The Green Medium is an Emerald Award-winning, youth-run blog that seeks to innovate how we discuss and inform ourselves on environmental concerns.

Urban Wastelands: A dig into our trash and a glimpse into our future

Urban Wastelands: A dig into our trash and a glimpse into our future

You can probably think of a few movies where the world is a wasteland: Wall-E’s endless landscape of rubbish, countless post-apocalyptic films, even the latest cute stop-motion animation movie, Isle of Dogs.

However, outside the realm of fiction, modern Canadian cities have been designed to hide the effects of our garbage. Disposable products - food packaging, single-use coffee cups, cosmetic tubes, plastic wrap, fast fashion, and so on - are cheap to buy, quick to be used up, and then disappear from our alleys (and our consciences) once a week.

Out of sight and mind

Imagine living in a world where all the garbage you and all your neighbours produce just piles up around you. In a recent CBC interview, rural landowner Doyle Booth expressed his frustration at just that. He lives in Beaver County, about 90 km outside of Edmonton. Two landfills opened up on neighbouring properties in the 1990s - one for municipal waste (including some from Edmonton), and the other for hazardous waste. Although the landfills state that they surpass provincial standards, the noise and odour are enough to disrupt Booth’s life. As he describes it, “Just leave your garbage on your porch for a couple days, say a week. You'll have the smell, you'll have maggots move in, the flies, maybe a cat going in there and ripping it up. That's what it's like."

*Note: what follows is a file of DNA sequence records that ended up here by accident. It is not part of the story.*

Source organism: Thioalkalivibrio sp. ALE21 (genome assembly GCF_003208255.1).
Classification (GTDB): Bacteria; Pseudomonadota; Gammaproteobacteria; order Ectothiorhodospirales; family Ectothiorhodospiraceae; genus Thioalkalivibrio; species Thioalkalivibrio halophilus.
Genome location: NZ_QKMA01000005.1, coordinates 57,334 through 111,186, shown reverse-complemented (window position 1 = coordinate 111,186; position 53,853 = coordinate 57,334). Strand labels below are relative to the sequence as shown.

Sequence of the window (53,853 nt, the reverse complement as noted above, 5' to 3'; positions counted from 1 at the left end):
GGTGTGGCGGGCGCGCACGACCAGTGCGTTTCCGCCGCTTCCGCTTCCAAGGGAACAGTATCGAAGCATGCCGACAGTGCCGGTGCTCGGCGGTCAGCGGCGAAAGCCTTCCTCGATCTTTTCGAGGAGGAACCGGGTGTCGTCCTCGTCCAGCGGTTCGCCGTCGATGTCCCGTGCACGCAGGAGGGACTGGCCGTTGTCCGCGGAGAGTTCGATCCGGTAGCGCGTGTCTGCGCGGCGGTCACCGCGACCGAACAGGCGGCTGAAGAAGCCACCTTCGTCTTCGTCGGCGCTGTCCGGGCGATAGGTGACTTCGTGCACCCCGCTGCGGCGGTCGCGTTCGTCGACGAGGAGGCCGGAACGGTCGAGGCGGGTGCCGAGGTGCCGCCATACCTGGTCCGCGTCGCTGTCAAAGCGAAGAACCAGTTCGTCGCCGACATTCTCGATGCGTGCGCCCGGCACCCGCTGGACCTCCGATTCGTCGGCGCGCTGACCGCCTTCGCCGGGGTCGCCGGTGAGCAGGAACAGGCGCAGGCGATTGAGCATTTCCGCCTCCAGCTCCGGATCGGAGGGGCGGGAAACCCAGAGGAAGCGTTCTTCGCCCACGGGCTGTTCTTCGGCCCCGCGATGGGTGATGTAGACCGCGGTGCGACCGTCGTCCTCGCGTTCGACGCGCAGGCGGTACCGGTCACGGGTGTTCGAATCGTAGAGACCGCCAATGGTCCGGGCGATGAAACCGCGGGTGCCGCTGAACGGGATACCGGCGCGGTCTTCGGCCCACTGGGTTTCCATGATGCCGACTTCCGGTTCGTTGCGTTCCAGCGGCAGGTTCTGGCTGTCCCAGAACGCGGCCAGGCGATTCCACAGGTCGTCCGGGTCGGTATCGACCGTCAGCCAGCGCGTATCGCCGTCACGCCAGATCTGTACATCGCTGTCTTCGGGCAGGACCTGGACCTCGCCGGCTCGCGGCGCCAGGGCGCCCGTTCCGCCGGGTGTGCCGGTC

But if you don’t live next to a landfill, it’s easy to become complacent in a system that lets us pretend that the garbage piling up outside our cities doesn’t exist. Imagine it’s 100 years from now, and future generations want a snapshot of how we lived. Do we want our lives to be immortalized in a deep hole of plastic bags, hot dogs, coffee cups, tattered clothes, and patio decorations? Already, anthropologists can use the masses of garbage that have been produced in the past to get a picture of the disposable lives of previous generations.

A Croc and water bottle float by in the John E. Poole wetland in St. Albert, reminders of the garbage that escapes from landfills and ends up in our natural area